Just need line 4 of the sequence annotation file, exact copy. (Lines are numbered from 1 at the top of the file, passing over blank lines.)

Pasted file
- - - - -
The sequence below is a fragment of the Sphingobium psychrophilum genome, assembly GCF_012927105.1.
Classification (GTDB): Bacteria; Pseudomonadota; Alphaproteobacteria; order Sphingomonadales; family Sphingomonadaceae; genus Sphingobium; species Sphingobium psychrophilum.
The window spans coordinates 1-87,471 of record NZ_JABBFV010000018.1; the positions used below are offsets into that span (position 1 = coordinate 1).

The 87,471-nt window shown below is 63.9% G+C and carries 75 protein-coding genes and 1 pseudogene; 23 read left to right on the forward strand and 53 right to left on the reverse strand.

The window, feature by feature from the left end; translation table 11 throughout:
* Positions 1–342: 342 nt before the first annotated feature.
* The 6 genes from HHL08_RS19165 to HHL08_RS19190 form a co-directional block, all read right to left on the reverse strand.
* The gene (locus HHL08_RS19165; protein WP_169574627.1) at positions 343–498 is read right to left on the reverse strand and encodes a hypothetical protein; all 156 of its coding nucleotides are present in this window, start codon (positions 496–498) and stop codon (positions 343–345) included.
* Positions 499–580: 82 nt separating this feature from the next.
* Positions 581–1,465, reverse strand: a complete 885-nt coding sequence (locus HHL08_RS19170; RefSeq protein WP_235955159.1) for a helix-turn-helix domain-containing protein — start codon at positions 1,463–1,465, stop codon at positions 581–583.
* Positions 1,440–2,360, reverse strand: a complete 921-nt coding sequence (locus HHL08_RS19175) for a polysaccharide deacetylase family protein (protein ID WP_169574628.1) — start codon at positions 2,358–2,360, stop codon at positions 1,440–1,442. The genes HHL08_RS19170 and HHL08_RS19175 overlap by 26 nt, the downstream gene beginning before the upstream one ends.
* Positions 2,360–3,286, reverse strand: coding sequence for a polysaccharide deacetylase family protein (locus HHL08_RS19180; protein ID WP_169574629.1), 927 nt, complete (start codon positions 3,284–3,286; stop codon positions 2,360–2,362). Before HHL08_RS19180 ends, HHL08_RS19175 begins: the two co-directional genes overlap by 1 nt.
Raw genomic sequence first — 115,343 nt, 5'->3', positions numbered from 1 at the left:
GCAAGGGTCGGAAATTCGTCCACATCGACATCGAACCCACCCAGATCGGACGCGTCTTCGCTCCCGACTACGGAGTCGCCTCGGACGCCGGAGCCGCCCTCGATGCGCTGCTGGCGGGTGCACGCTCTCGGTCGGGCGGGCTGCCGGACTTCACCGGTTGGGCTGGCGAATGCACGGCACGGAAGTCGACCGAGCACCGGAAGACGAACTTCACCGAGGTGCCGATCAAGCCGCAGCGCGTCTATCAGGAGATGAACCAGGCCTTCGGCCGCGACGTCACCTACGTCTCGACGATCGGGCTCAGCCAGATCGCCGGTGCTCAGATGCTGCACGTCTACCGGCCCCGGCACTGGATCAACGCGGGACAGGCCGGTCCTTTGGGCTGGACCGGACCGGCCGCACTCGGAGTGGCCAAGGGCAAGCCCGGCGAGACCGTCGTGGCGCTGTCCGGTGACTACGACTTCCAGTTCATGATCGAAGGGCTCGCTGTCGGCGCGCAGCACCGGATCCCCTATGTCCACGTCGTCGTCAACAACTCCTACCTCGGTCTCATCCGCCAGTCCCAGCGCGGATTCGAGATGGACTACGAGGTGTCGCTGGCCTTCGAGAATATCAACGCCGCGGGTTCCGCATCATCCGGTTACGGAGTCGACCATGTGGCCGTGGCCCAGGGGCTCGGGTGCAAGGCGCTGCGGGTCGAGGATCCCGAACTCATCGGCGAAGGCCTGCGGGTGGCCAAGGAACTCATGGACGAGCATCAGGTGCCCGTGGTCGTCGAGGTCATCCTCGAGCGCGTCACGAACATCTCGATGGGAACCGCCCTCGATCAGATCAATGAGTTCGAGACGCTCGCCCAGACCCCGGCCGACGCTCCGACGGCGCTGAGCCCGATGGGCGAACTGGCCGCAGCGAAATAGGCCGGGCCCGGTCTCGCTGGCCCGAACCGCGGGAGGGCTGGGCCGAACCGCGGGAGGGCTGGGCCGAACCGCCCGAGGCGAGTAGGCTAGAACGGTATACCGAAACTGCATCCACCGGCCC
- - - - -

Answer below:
The 87,471-nt window shown below is 63.9% G+C and carries 75 protein-coding genes and 1 pseudogene; 23 read left to right on the forward strand and 53 right to left on the reverse strand.